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"News from France!" exclaimed Counsellor Gentz, entering Marianne's boudoir in breathless haste. "Do you already know what has occurred? Did you hear, Marianne, how France has closed the eighteenth century?"
Marianne looked up into the face of her friend, with a gentle and peculiar smile. "That must have been exciting intelligence," she said. "inasmuch as it was even able to arouse the dreamer, Frederick Gentz, from his political sleep, and to cause him to take interest again in the affairs of the world. Well, let us hear the news; what has occurred in France?"
"General Bonaparte has overthrown the Directory, and dispersed the Council of Five Hundred."
"And you call that news?" asked Marianne, shrugging her shoulders. "You tell me there the history of the ninth and tenth of November, or, as the French republicans say, of the eighteenth and nineteenth of Brumaire. And you believe that I have not yet heard of it to-day, on the twenty-sixth of December? My friend Gentz, Bonaparte's deeds need not more than a month in order to penetrate through the world; they soar aloft with eagle-wings, and the whole world beholds them, because they darken the horizon of the whole world."
"But you have only heard the preamble of my news," ejaculated Gentz, impatiently. "I have no doubt that you know the history of the eighteenth of Brumaire, and that you are aware that France, on that day, placed herself under the rule of three consuls, one of whom was General Bonaparte."
"The other two consuls are Sieyes and Dacos," interrupted Marianne. "I know that, and I know, too, that Lucien, Bonaparte's brother, president of the Legislative Assembly, upon receiving the oath of office of the three consuls, said to them. 'The greatest nation on earth intrusts you with its destinies; the welfare of thirty millions of men, the preservation of order at home, and the reestablishment of peace abroad, are your task. Three months from to-day public opinion will expect to hear from you how you have accomplished it.'" [Footnote: "Histoire du Consulat et de l'Empire," par A. Theirs, vol. i., p. 16.]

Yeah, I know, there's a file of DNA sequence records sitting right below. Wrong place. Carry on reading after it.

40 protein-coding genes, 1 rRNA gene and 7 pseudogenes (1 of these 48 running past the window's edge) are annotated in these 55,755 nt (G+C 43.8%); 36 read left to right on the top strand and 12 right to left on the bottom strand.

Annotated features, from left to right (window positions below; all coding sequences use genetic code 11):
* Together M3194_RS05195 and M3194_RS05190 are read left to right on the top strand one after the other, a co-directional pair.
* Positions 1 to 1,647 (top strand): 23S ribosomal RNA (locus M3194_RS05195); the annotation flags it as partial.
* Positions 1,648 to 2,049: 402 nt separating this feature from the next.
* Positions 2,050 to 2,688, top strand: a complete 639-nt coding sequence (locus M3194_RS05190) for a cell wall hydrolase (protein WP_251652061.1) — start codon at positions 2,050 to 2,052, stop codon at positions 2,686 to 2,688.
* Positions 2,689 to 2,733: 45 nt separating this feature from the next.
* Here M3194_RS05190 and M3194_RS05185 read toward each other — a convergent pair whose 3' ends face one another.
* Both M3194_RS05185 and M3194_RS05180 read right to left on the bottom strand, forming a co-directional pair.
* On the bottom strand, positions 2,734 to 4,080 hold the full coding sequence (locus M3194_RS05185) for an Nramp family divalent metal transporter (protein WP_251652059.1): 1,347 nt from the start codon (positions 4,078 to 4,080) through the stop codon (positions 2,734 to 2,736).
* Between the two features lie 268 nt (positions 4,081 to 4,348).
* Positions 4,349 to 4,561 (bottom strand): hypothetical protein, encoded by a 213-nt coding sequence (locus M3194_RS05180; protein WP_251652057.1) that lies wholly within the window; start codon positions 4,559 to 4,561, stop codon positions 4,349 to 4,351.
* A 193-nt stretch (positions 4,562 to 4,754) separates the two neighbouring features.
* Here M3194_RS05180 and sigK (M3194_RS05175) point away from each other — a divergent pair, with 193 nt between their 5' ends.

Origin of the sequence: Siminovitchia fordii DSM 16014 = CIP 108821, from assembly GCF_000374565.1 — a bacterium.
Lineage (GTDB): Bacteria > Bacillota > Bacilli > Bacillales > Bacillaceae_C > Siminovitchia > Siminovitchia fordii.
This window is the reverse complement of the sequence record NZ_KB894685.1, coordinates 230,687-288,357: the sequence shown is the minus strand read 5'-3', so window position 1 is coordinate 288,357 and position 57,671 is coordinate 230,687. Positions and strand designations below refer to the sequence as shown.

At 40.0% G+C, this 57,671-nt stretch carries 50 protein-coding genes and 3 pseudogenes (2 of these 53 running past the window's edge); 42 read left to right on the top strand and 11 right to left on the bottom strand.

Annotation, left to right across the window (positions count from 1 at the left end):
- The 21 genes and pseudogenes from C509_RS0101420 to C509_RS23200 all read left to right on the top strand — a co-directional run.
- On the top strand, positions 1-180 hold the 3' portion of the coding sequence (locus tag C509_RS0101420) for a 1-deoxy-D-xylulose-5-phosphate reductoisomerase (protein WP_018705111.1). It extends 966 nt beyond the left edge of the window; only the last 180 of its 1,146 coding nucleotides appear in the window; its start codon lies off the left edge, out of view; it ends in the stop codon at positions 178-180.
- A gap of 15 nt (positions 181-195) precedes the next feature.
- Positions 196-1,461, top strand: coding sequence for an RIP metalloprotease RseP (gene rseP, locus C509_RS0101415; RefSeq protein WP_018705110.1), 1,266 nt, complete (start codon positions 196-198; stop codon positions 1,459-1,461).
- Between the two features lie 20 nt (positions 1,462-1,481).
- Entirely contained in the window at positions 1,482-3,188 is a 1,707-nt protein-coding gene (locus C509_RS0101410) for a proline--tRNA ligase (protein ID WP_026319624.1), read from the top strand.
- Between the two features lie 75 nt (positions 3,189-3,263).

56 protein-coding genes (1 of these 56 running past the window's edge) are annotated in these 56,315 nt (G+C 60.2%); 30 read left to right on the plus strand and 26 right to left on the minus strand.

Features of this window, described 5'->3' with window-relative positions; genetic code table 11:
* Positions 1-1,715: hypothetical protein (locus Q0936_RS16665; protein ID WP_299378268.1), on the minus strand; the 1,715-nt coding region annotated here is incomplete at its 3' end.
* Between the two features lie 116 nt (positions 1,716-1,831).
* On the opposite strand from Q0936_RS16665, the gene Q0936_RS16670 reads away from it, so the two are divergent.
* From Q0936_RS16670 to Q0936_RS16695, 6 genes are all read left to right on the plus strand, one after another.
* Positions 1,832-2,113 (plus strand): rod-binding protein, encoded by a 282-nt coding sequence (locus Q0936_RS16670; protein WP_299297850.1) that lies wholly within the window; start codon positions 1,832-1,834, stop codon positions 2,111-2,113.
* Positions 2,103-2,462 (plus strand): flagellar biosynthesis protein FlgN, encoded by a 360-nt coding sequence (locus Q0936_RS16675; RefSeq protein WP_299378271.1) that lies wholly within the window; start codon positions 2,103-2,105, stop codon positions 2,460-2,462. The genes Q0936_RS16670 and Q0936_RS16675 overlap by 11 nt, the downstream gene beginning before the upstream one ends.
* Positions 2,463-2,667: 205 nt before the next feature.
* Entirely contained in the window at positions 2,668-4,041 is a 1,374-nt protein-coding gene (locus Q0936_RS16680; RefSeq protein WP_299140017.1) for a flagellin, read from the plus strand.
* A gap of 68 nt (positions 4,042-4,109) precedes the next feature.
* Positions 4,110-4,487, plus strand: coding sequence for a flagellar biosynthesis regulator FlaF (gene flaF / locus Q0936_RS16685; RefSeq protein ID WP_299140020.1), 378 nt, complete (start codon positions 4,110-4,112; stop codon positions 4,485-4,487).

"Well, M. Bonaparte did not make public opinion wait so long," said Gentz; "or rather, he asserts public opinion had not given him time to wait so long, and that it was public opinion itself that called upon him to proclaim himself sovereign of France."
"Sovereign of France?" asked Marianne, in surprise. "Bonaparte has made himself king?"
"Yes, king, but under another name; he has caused himself to be elected consul for ten years! Ah, he will know how to shorten these ten years, just as he knew how to shorten those three months!"
"And this report is reliable?" asked Marianne, musingly.
"Perfectly so. Bonaparte was elected first consul on the twenty- fifth of December, and on the same day the new constitution was promulgated throughout France. That is a very fine Christmas present which France has made to the world! A box filled with dragon's teeth, from which armed hosts will spring up. It is true the first consul now pretends to be very anxious to restore peace to Europe. He has sent special ambassadors to all courts, with profuse assurances of his friendship and pacific intentions, and he sent them off even previous to his election, in order to announce the news of the latter to the foreign courts on the same day on which he was proclaimed first consul at Paris. Such a peace-messenger of the general has arrived at Berlin; he has brought us the strange and startling news."
"What is the name of this peace-messenger of the modern god of war?" asked Marianne.
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Louisa of Prussia and Her Times -by- Louisa Muhlbach